Marcus, Joseph A.
Callicarpa americana L.
American beautyberry, French mulberry
Verbenaceae (Verbena Family)
American beauty-berry most often grows 3-5 ft. tall and usually just as wide, It can reach 9 ft. in height in favorable soil and moisture conditions. It has long, arching branches and yellow-green fall foliage, but its most striking feature is the clusters of glossy, iridescent-purple fruit
(sometimes white) which hug the branches at leaf axils in the fall and winter. Bark
light brown on the older wood, reddish brown on younger wood. Bark
smooth, with elongate, raised corky areas (lenticels); twigs round to 4 sided, covered with branched hairs visible under a l0x hand lens. Leaves in pairs or in threes, blades half as wide as long and up to 9 inches long, ovate
pointed or blunt at the tip and tapered to the base; margins coarsely toothed
except toward the base and near the tip, teeth pointed or rounded; lower surface of young leaves covered with branched hairs. Flowers small, pink, in dense clusters at the bases of the leaves, clusters usually not exceeding the leaf petioles. Fruit
distinctly colored, rose pink or lavender pink, berrylike, about 1/4 inch long and 3/16 inch wide, in showy clusters, persisting after the leaves have fallen.
The seeds and berries are important foods for many species of birds, particularly the Northern Bobwhite. Foliage is a favorite of White-tailed Deer.
Image Gallery: 49 photo(s) available
Plant CharacteristicsDuration: Perennial Habit: Shrub Root Type: Tap Leaf Retention: Deciduous Leaf Arrangement: Opposite Leaf Complexity: Simple Leaf Shape: Elliptic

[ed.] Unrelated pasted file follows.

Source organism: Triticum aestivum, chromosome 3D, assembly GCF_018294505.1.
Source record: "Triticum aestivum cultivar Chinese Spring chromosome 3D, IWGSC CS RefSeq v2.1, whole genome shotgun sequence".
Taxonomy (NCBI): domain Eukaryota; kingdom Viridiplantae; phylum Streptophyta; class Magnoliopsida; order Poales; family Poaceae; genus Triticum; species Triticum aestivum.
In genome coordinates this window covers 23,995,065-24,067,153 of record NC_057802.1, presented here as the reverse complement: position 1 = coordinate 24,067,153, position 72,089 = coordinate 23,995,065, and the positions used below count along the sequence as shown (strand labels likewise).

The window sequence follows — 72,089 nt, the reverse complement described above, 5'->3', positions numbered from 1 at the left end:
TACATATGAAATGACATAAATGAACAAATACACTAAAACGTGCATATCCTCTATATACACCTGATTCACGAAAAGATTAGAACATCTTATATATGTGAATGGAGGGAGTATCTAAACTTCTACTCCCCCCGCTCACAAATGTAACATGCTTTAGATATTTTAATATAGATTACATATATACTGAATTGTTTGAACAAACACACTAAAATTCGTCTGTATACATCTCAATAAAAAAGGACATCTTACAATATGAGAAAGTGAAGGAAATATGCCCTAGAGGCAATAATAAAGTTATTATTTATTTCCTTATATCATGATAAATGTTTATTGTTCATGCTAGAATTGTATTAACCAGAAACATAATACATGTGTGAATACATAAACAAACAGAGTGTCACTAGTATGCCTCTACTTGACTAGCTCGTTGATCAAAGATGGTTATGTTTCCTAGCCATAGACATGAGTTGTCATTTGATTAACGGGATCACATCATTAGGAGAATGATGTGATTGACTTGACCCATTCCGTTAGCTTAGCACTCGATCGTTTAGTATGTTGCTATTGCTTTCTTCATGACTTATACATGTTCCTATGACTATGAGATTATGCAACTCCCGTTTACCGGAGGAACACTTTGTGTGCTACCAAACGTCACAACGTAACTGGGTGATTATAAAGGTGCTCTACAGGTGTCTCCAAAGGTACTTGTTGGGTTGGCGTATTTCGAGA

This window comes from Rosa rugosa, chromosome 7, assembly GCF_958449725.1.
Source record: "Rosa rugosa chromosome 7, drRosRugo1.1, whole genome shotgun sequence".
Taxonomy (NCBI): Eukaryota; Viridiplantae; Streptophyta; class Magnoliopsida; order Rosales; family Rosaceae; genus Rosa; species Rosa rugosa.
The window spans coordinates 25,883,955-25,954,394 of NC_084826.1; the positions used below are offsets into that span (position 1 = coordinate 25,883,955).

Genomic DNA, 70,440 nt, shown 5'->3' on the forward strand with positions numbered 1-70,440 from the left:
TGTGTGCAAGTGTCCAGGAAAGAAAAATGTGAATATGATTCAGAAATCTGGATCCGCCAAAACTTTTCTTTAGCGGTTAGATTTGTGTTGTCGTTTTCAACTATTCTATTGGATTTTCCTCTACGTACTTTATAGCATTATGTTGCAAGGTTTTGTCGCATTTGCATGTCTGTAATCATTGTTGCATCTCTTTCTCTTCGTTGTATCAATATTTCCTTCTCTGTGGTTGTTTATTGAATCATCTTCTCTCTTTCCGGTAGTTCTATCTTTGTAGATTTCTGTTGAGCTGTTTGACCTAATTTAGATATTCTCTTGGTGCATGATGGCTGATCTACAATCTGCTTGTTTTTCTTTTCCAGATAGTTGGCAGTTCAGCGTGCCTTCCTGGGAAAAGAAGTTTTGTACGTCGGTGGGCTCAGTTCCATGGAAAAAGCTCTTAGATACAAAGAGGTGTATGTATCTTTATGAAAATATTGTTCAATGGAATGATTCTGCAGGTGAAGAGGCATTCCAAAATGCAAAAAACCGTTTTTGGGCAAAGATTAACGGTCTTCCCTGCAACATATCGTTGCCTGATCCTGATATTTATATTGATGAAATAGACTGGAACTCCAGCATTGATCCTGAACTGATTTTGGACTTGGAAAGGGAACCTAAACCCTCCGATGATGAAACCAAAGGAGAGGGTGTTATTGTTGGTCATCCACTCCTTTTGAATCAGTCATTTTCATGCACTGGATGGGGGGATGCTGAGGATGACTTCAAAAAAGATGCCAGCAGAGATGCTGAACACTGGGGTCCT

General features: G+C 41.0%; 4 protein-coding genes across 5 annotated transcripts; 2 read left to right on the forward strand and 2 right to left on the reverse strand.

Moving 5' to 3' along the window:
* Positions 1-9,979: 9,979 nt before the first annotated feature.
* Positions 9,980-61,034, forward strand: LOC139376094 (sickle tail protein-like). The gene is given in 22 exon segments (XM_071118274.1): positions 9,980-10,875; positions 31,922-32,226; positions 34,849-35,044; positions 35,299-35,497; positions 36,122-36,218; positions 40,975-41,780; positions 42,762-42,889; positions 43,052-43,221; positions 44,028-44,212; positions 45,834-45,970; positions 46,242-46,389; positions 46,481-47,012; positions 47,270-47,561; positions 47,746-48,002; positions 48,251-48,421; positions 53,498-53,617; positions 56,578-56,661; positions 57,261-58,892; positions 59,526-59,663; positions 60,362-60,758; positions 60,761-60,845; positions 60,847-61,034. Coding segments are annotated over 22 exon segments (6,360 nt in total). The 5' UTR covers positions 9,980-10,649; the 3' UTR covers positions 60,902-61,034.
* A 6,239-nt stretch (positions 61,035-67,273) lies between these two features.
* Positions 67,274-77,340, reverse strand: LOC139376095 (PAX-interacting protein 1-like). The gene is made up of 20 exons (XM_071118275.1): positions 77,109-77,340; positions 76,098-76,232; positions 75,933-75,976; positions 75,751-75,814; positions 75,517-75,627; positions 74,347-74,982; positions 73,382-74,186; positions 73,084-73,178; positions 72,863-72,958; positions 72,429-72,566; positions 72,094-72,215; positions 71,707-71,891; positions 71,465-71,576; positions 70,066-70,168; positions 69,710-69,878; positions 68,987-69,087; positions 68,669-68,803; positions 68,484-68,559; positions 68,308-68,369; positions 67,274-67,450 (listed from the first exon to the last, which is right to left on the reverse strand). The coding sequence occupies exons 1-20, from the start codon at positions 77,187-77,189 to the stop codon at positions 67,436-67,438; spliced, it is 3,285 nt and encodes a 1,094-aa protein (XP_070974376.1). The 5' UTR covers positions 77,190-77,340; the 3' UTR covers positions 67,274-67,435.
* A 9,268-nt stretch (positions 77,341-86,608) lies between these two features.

, Ovate Leaf Margin: Serrate Fruit Type: Drupe Size Notes:
Grows 3 to 6 high and 4 to 6 wide. Leaf:
Green Autumn Foliage:
Purple, sometimes white. Size Class:
Bloom InformationBloom Color: White , Pink
Bloom Time: May , Jun , Jul
AL , AR , FL , GA , LA , MD , MS , MO , NC , OK , SC , TN , TX , VA Native Distribution:
VA to AR, s. to FL & e. TX Native Habitat:
Found in woods, moist thickets, wet slopes, low rich bottomlands, and at the edges of swamps in the Piney Woods, Post Oak Woods, Blackland woodlands, and coastal woodlands. Moist woods; coastal plains; swamp edges, bottomlands USDA Native Status: L48(N)
Growing ConditionsWater Use:
Low Light Requirement:
Part Shade Soil Moisture:
Moist CaCO3 Tolerance:
Medium Cold Tolerant:
Moist, rich soils, Sandy, Sandy Loam, Medium Loam, Clay Loam, Clay, Acid-based, Calcareous Conditions Comments:
American beautyberry is a wonderful, large understory shrub
with a naturally loose and graceful arching form. In the fall and early winter, the branches are laden with magenta purple (sometimes white) berry
clusters that look spectacular as the leaves drop in autumn. It is useful as a screen in swampy or wooded locations or under shade trees in a garden setting. It can be cut to 12 above the base each winter to encourage more compact growth, flowers and fruit. It can also be left to mature naturally into a tall woody shrub. The shrub
may temporarily defoliate and lose developing fruit
during periods of prolonged summer drought.
Of considerable value for edge landscapes and surface mine reclamation. Good understory shrub. Easily propagated and requires little maintenance. Use Wildlife:
Valuable as a wildlife food plant. Use Medicinal: Native
American used root and leaf tea in sweat baths for rheumatism, fevers, and malaria. Root tea used for dysentery, stomach aches. Root and berry
tea used for colic. Conspicuous Flowers:
Birds , Butterflies Nectar Source: